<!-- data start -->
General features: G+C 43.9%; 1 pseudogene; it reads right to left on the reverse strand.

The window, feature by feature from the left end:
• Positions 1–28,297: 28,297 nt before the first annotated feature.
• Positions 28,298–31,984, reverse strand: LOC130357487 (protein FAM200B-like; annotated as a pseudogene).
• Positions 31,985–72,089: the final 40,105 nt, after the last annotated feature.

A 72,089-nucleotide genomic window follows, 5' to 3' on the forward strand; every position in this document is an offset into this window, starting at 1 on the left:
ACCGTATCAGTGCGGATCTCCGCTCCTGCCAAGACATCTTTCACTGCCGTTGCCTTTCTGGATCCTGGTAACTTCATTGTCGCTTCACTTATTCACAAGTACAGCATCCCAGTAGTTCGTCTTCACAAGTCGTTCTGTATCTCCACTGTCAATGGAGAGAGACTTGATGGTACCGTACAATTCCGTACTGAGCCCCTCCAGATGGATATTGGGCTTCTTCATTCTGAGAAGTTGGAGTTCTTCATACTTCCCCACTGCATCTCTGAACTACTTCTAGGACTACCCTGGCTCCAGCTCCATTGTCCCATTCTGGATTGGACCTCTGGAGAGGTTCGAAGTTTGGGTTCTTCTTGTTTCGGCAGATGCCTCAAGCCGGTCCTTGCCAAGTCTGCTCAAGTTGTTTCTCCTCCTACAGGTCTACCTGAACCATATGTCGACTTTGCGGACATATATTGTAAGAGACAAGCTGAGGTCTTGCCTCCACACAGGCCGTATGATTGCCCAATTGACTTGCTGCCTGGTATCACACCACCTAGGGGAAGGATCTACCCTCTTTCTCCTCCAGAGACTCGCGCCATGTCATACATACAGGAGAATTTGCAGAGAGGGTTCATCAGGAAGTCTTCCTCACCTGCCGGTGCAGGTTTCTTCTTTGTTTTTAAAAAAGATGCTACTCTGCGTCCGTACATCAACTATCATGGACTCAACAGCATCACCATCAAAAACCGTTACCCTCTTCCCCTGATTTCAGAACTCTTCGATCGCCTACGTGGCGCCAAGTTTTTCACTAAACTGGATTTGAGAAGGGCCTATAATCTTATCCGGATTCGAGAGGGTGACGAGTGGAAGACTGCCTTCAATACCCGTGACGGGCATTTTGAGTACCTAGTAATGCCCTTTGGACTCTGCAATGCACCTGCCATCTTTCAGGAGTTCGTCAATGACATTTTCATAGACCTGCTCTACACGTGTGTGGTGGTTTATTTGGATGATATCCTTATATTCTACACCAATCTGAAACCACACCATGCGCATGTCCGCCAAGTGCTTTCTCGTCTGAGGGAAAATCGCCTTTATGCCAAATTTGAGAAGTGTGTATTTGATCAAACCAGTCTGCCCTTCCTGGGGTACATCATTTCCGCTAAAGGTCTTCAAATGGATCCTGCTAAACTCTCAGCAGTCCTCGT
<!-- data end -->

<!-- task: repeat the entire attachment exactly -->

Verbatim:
General features: G+C 43.9%; 1 pseudogene; it reads right to left on the reverse strand.

The window, feature by feature from the left end:
• Positions 1–28,297: 28,297 nt before the first annotated feature.
• Positions 28,298–31,984, reverse strand: LOC130357487 (protein FAM200B-like; annotated as a pseudogene).
• Positions 31,985–72,089: the final 40,105 nt, after the last annotated feature.

A 72,089-nucleotide genomic window follows, 5' to 3' on the forward strand; every position in this document is an offset into this window, starting at 1 on the left:
ACCGTATCAGTGCGGATCTCCGCTCCTGCCAAGACATCTTTCACTGCCGTTGCCTTTCTGGATCCTGGTAACTTCATTGTCGCTTCACTTATTCACAAGTACAGCATCCCAGTAGTTCGTCTTCACAAGTCGTTCTGTATCTCCACTGTCAATGGAGAGAGACTTGATGGTACCGTACAATTCCGTACTGAGCCCCTCCAGATGGATATTGGGCTTCTTCATTCTGAGAAGTTGGAGTTCTTCATACTTCCCCACTGCATCTCTGAACTACTTCTAGGACTACCCTGGCTCCAGCTCCATTGTCCCATTCTGGATTGGACCTCTGGAGAGGTTCGAAGTTTGGGTTCTTCTTGTTTCGGCAGATGCCTCAAGCCGGTCCTTGCCAAGTCTGCTCAAGTTGTTTCTCCTCCTACAGGTCTACCTGAACCATATGTCGACTTTGCGGACATATATTGTAAGAGACAAGCTGAGGTCTTGCCTCCACACAGGCCGTATGATTGCCCAATTGACTTGCTGCCTGGTATCACACCACCTAGGGGAAGGATCTACCCTCTTTCTCCTCCAGAGACTCGCGCCATGTCATACATACAGGAGAATTTGCAGAGAGGGTTCATCAGGAAGTCTTCCTCACCTGCCGGTGCAGGTTTCTTCTTTGTTTTTAAAAAAGATGCTACTCTGCGTCCGTACATCAACTATCATGGACTCAACAGCATCACCATCAAAAACCGTTACCCTCTTCCCCTGATTTCAGAACTCTTCGATCGCCTACGTGGCGCCAAGTTTTTCACTAAACTGGATTTGAGAAGGGCCTATAATCTTATCCGGATTCGAGAGGGTGACGAGTGGAAGACTGCCTTCAATACCCGTGACGGGCATTTTGAGTACCTAGTAATGCCCTTTGGACTCTGCAATGCACCTGCCATCTTTCAGGAGTTCGTCAATGACATTTTCATAGACCTGCTCTACACGTGTGTGGTGGTTTATTTGGATGATATCCTTATATTCTACACCAATCTGAAACCACACCATGCGCATGTCCGCCAAGTGCTTTCTCGTCTGAGGGAAAATCGCCTTTATGCCAAATTTGAGAAGTGTGTATTTGATCAAACCAGTCTGCCCTTCCTGGGGTACATCATTTCCGCTAAAGGTCTTCAAATGGATCCTGCTAAACTCTCAGCAGTCCTCGT